One of the big stories last week was Democrat power-lobbyist Tony Podesta stepping down from the firm he founded. When I posted on the subject, he seemed to hint that he might be facing indictment. As the announcement came about the time that Podesta’s company was identified as being “Company 1” in Paul Manafort’s indictment, the two events seemed linked. That seems to be exactly what is happening:
Special counsel Robert Mueller’s grand jury is investigating a prominent Democratic lobbyist and a former GOP congressman for their involvement in an influence campaign on behalf of Ukrainian interests tied to Paul Manafort, according to a person with direct knowledge of the investigation.
At the center of the widening probe are Tony Podesta, a longtime Democratic operative, and Vin Weber, a former GOP congressman and leader of his own high-powered lobbying firm, Mercury LLC. The two men were hired as part of a multimillion-dollar lobbying effort directed by Manafort and longtime associate Rick Gates.
With the emphasis on the Ukrainian lobbying efforts, Mueller’s criminal probe is moving beyond investigating ties between the Trump campaign and Russia and is aggressively pursuing people who worked as foreign agents without registering with the Justice Department. More witnesses are expected before the grand jury in coming weeks.
Representatives for Weber’s firm and Podesta said they are cooperating with the special counsel’s investigation. Podesta, whose brother was the chairman of Hillary Clinton’s campaign, has resigned from his firm.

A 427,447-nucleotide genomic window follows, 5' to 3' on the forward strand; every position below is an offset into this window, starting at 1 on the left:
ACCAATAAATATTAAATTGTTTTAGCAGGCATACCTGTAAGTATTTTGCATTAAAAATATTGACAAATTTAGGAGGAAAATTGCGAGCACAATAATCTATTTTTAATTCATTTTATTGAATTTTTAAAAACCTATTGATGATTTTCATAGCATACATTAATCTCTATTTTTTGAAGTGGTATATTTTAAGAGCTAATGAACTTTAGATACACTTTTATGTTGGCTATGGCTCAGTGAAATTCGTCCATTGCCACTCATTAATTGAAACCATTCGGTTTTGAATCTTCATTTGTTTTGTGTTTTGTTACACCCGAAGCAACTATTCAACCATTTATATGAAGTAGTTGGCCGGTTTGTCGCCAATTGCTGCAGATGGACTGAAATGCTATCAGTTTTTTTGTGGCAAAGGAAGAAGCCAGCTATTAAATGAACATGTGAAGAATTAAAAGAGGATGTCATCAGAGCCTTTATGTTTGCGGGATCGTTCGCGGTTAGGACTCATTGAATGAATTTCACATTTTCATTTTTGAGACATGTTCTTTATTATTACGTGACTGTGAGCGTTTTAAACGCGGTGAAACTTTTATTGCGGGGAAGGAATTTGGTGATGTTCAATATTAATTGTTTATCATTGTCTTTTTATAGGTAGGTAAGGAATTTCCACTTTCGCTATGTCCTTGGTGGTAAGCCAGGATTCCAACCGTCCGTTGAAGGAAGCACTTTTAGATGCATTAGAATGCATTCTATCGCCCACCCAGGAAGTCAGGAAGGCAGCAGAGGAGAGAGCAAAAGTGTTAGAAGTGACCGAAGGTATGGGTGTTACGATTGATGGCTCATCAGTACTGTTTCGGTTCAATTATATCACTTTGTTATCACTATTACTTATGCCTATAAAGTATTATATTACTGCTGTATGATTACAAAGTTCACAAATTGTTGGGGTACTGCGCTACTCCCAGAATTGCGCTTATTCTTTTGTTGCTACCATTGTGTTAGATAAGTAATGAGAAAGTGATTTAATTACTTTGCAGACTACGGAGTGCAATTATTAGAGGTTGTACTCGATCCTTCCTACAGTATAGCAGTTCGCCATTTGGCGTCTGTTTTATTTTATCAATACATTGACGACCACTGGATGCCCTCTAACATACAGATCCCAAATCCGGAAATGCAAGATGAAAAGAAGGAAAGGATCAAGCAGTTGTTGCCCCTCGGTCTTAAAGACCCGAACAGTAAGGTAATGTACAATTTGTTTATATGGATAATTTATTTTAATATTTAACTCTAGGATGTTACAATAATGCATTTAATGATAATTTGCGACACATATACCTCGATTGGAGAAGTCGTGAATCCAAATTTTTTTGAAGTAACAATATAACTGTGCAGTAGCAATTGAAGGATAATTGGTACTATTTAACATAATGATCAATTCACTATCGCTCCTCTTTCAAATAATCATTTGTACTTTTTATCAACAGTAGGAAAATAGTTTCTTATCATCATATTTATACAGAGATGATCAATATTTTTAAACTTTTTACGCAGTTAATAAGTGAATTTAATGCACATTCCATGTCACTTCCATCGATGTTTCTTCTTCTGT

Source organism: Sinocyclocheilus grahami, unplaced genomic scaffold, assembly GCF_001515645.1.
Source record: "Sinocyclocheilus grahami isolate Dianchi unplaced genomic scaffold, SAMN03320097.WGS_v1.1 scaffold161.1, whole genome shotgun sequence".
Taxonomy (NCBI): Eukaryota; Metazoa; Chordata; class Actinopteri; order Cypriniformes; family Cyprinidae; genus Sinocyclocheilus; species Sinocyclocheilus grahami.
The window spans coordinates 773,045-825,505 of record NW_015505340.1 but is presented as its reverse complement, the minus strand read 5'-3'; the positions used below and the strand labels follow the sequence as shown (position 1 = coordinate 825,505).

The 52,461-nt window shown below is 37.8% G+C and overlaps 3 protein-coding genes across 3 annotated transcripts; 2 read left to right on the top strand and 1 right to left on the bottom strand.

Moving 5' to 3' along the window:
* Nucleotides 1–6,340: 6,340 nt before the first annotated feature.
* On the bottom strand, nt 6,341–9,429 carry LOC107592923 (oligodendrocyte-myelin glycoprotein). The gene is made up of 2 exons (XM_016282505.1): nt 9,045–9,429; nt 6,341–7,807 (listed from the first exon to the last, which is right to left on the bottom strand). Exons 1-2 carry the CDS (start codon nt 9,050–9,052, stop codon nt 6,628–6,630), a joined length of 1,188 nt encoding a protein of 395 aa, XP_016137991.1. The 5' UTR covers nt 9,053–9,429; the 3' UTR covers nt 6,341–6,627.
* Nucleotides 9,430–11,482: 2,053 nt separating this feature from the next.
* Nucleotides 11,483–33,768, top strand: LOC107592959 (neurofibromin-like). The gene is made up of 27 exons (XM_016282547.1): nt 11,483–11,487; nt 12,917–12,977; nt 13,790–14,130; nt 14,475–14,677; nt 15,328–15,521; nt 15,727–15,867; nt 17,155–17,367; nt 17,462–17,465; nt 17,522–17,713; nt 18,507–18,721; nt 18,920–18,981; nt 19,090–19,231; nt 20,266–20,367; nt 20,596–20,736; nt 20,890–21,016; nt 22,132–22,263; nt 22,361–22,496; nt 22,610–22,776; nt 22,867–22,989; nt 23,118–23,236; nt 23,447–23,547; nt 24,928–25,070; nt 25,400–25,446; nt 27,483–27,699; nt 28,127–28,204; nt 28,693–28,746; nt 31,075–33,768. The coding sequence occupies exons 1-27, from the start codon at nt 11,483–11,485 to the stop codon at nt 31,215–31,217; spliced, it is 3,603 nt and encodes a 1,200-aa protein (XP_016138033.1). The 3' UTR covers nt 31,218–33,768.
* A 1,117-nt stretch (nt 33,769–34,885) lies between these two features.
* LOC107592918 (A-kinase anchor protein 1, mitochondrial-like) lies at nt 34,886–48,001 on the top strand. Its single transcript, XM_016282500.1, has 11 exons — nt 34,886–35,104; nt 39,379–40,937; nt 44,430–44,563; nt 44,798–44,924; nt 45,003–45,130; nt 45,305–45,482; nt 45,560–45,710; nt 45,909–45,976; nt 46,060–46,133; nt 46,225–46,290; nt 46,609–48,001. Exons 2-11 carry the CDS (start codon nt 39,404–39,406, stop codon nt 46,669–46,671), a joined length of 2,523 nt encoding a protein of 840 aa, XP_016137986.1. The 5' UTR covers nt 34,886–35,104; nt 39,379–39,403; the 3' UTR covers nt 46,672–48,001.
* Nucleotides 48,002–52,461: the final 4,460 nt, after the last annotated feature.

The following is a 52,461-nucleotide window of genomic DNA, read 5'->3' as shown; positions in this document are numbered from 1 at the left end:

Except we know that is only part of the story. Just as some parts of the Manafort indictment had zero to do with Russia, and by “some” I mean “all,” once Mueller’s investigation starts looking into the activities of Podesta and Weber they are going to find a lot of other stuff that looks shady.
There is a danger here for Mueller. Both Weber and Podesta are pretty popular in Washington and on Capitol Hill. While all of the Democrats and a lot of Republicans have been happy to cheer on Mueller’s investigation because it serves to embarrass Trump, he’s going to find the enthusiasm for an open-ended investigation into lobbying firms isn’t there. This week three members of Congress filed a resolution asking for Mueller to resign. Mitch McConnell has said that the Democrat bills protecting Mueller from being fired aren’t going anywhere. Added into that mix is Mueller’s role in the rapidly evolving Uranium One investigation, particular what looks like a conscious effort to keep Congress in the dark, which is not going to look good for him.
If Podesta or Weber are indicted, particularly if Mueller investigates anything beyond the directly related Manafort contracts, I think you’re going to see more people calling for his resignation and he’s going to find that Harry Truman was right, if you want a friend in Washington, get a dog.